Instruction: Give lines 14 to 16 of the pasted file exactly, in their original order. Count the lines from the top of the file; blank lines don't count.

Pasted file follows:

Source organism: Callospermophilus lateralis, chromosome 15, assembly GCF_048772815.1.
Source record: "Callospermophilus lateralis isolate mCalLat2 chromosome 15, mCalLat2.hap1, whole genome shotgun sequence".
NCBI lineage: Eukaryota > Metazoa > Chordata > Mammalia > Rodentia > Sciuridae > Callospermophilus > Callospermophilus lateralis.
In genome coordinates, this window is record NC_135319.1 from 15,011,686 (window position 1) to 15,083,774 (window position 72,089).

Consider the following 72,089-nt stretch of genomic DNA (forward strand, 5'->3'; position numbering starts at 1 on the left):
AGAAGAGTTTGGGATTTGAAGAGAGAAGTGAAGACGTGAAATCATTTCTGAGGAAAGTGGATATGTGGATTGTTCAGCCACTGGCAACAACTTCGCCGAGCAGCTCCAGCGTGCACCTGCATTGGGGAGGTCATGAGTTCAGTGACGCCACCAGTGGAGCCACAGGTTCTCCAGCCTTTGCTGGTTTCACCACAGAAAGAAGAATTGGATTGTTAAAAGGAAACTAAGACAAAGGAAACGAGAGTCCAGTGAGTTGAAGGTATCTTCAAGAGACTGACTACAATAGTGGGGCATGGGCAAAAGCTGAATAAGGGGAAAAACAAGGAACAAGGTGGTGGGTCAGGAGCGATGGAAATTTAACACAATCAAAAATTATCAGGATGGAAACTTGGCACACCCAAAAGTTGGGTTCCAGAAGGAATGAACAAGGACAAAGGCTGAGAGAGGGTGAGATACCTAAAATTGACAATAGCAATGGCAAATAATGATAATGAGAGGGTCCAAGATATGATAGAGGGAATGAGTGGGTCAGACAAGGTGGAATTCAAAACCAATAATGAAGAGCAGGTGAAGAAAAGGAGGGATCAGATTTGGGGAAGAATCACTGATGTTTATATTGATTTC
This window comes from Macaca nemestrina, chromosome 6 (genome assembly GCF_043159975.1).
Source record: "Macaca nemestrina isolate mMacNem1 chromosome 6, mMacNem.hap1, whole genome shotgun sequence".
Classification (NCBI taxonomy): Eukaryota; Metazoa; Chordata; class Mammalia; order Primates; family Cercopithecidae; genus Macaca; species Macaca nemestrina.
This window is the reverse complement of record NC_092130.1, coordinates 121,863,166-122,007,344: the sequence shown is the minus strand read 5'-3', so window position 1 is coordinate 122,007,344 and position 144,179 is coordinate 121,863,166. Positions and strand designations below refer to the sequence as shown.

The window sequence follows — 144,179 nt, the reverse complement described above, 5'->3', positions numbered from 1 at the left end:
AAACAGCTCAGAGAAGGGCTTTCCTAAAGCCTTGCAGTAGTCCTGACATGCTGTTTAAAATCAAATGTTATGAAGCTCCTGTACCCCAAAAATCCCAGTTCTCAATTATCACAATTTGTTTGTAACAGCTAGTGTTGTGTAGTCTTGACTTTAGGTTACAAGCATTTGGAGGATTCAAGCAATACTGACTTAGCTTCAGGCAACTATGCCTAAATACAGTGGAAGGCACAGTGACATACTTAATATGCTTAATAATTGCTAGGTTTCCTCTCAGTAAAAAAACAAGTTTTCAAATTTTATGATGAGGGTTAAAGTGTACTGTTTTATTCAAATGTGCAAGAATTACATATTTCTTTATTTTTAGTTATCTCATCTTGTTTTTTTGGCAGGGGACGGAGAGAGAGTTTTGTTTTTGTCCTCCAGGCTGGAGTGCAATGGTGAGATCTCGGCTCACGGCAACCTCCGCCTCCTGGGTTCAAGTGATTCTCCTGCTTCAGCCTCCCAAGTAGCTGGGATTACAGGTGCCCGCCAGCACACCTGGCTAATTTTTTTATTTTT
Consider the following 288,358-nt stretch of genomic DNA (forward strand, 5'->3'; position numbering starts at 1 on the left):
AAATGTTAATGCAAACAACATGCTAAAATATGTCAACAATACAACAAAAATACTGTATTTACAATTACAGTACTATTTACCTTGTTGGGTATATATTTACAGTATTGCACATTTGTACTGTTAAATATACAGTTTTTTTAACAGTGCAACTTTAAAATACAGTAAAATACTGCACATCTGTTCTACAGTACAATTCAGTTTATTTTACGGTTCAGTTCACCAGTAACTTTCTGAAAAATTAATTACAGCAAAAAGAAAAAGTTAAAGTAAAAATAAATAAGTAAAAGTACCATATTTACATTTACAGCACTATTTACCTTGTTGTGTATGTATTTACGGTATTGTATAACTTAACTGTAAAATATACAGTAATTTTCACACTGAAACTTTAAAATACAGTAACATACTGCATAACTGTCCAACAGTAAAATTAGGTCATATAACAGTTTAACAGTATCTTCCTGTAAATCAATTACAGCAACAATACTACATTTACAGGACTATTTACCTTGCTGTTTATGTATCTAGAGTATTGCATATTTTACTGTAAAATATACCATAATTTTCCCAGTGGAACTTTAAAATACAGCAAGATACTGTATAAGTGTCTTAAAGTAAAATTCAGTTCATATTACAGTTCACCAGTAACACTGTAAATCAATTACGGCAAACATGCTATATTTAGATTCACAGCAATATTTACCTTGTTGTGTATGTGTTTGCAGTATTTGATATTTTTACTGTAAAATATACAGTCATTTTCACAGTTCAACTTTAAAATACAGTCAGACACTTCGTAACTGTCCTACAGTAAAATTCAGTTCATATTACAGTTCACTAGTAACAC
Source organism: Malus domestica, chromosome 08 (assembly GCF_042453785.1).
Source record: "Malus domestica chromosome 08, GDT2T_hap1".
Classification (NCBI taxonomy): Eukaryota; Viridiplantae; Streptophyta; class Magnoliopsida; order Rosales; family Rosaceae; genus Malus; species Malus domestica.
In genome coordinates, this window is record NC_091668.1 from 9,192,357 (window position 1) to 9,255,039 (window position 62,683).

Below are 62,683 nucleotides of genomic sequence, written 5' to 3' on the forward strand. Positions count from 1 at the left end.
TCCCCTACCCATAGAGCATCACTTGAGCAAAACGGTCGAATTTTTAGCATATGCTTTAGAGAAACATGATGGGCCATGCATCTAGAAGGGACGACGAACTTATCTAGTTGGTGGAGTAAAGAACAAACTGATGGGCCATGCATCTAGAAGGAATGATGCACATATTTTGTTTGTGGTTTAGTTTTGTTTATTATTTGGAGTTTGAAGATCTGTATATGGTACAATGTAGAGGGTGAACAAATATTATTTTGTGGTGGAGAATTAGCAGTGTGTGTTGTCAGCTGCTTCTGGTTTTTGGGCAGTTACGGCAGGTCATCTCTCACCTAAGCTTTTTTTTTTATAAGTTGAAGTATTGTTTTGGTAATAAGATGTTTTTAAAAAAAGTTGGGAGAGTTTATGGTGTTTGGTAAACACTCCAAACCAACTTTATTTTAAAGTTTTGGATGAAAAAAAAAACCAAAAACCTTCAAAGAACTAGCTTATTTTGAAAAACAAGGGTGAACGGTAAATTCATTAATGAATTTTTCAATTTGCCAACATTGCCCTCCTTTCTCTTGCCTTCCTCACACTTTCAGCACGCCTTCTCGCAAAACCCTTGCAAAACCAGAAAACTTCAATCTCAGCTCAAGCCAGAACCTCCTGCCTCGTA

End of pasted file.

AAATGTTAATGCAAACAACATGCTAAAATATGTCAACAATACAACAAAAATACTGTATTTACAATTACAGTACTATTTACCTTGTTGGGTATATATTTACAGTATTGCACATTTGTACTGTTAAATATACAGTTTTTTTAACAGTGCAACTTTAAAATACAGTAAAATACTGCACATCTGTTCTACAGTACAATTCAGTTTATTTTACGGTTCAGTTCACCAGTAACTTTCTGAAAAATTAATTACAGCAAAAAGAAAAAGTTAAAGTAAAAATAAATAAGTAAAAGTACCATATTTACATTTACAGCACTATTTACCTTGTTGTGTATGTATTTACGGTATTGTATAACTTAACTGTAAAATATACAGTAATTTTCACACTGAAACTTTAAAATACAGTAACATACTGCATAACTGTCCAACAGTAAAATTAGGTCATATAACAGTTTAACAGTATCTTCCTGTAAATCAATTACAGCAACAATACTACATTTACAGGACTATTTACCTTGCTGTTTATGTATCTAGAGTATTGCATATTTTACTGTAAAATATACCATAATTTTCCCAGTGGAACTTTAAAATACAGCAAGATACTGTATAAGTGTCTTAAAGTAAAATTCAGTTCATATTACAGTTCACCAGTAACACTGTAAATCAATTACGGCAAACATGCTATATTTAGATTCACAGCAATATTTACCTTGTTGTGTATGTGTTTGCAGTATTTGATATTTTTACTGTAAAATATACAGTCATTTTCACAGTTCAACTTTAAAATACAGTCAGACACTTCGTAACTGTCCTACAGTAAAATTCAGTTCATATTACAGTTCACTAGTAACAC
Source organism: Malus domestica, chromosome 08 (assembly GCF_042453785.1).
Source record: "Malus domestica chromosome 08, GDT2T_hap1".